A diagnosis of major depressive disorder can be made after a single or multiple major depressive episodes. Establishment of whether the depressive episode is the first to occur is of utmost importance as the risk of subsequent major depressive episodes is of 50% after a single episode, 70% after two episodes and almost 100% after more than two episodes . Ten to 15 years after an index major depressive episode, about 80-90% of patients can be expected to have a recurrence.
Patients with dysthymic and minor depressive disorders will often experience one or recurrent major depressive episodes. This is referred to as 'double depression'. Furthermore, recent studies have highlighted the importance of also recognizing sub-syndromal forms of depression, as these are associated with a risk of developing a major depressive episode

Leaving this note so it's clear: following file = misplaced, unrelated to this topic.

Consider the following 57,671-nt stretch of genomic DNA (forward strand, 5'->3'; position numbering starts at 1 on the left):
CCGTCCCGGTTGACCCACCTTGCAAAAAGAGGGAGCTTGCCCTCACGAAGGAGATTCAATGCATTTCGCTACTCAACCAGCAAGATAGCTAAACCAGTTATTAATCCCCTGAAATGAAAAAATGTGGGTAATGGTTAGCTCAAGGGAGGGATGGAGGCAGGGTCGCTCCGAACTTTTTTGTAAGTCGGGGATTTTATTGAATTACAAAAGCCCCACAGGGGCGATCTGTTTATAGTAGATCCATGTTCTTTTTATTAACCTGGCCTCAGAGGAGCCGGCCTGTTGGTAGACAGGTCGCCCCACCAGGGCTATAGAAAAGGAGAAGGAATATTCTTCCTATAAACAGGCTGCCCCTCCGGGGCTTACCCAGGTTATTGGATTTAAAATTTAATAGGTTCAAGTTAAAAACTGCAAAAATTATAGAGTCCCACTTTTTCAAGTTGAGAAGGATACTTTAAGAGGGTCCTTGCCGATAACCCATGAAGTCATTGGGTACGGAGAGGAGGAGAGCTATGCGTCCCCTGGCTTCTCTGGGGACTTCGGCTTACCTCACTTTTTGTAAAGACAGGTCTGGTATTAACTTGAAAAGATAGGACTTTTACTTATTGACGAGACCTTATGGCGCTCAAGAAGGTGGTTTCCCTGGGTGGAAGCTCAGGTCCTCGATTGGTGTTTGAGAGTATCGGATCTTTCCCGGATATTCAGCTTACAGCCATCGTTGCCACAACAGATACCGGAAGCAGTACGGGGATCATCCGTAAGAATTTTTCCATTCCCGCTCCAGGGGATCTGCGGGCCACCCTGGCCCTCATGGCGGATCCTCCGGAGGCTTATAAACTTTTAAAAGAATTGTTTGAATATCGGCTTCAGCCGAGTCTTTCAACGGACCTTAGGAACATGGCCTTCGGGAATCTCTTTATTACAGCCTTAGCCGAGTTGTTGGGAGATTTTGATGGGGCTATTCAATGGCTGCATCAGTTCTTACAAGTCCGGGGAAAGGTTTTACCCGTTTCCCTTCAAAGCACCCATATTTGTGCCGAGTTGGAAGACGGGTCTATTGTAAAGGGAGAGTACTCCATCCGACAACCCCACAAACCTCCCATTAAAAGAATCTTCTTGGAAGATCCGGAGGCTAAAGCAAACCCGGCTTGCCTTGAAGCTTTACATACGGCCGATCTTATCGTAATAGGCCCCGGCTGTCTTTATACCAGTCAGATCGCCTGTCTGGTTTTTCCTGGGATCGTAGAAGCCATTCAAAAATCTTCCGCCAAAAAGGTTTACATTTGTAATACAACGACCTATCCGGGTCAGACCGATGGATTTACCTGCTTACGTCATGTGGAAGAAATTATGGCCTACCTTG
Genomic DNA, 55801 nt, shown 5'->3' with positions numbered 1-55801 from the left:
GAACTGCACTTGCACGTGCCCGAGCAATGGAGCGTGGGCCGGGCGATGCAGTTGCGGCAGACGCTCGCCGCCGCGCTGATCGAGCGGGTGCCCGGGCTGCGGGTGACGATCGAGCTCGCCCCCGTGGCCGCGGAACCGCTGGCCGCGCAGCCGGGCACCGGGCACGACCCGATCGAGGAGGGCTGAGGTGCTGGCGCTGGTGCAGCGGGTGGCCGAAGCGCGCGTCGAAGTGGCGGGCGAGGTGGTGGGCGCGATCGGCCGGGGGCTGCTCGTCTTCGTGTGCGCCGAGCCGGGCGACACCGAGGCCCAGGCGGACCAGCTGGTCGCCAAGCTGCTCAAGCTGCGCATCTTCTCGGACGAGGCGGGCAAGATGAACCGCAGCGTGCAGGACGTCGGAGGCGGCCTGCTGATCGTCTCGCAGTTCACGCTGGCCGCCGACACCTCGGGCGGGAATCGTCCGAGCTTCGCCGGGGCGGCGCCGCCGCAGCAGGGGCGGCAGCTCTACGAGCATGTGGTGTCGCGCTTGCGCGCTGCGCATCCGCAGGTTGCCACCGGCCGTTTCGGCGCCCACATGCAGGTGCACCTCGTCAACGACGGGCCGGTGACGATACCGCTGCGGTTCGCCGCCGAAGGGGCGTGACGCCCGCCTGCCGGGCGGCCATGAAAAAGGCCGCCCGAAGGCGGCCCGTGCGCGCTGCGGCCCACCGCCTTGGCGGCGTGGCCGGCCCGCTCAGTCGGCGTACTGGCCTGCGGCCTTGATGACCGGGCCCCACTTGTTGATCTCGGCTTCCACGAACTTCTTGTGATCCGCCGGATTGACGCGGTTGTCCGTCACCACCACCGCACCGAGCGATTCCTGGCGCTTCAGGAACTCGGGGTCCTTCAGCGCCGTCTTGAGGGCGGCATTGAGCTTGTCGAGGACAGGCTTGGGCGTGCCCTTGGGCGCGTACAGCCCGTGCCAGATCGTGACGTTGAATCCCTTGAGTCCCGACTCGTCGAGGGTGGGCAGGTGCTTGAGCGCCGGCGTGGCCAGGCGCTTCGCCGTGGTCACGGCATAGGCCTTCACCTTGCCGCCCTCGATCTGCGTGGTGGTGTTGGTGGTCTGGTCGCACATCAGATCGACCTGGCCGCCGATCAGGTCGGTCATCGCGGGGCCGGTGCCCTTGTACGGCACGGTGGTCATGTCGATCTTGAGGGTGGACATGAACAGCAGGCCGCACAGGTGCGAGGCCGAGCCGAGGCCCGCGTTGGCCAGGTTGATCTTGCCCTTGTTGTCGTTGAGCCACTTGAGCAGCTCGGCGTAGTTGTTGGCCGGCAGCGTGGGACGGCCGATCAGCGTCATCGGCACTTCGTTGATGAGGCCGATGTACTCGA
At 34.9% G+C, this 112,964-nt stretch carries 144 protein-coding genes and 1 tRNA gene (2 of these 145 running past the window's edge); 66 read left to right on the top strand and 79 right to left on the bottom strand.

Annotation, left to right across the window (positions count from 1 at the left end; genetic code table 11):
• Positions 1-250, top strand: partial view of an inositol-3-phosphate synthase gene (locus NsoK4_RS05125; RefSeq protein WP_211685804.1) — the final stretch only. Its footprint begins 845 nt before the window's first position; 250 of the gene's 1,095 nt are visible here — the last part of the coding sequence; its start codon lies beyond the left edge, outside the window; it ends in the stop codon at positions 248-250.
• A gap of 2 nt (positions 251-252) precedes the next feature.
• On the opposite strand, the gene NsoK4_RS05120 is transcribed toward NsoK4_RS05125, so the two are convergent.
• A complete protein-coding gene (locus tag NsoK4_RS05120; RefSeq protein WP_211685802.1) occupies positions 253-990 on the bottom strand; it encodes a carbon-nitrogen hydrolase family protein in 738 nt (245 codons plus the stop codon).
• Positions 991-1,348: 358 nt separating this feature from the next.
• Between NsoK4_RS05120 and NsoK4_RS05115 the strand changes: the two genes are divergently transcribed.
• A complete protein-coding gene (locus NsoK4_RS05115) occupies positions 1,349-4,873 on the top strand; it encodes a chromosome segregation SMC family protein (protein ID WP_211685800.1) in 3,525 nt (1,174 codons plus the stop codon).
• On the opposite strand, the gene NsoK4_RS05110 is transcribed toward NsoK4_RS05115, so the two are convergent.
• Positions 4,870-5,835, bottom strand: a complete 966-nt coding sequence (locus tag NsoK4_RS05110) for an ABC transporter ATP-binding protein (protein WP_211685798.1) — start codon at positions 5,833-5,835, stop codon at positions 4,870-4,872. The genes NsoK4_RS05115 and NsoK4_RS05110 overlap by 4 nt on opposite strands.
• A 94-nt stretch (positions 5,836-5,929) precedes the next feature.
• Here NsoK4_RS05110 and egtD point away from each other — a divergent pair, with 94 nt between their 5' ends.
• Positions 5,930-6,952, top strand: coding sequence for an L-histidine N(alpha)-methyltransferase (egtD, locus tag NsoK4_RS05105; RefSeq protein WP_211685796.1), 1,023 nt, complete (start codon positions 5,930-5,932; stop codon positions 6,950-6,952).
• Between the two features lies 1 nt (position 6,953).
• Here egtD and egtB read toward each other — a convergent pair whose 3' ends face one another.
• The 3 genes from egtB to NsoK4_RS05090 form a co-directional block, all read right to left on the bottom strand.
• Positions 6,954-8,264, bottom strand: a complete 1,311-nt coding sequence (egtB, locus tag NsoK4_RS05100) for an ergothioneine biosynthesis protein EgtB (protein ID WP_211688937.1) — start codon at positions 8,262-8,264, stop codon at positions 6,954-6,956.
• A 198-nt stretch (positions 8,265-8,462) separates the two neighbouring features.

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Are You Depressed? Heard the horror stories about anti-depressants and how they can just make things worse? Are you sick of being over medicated, glazed over and too fat from taking too many happy pills? Do you hate the dry mouth, the mania and mood swings and sleep disturbances that can come with taking a prescribed mood elevator?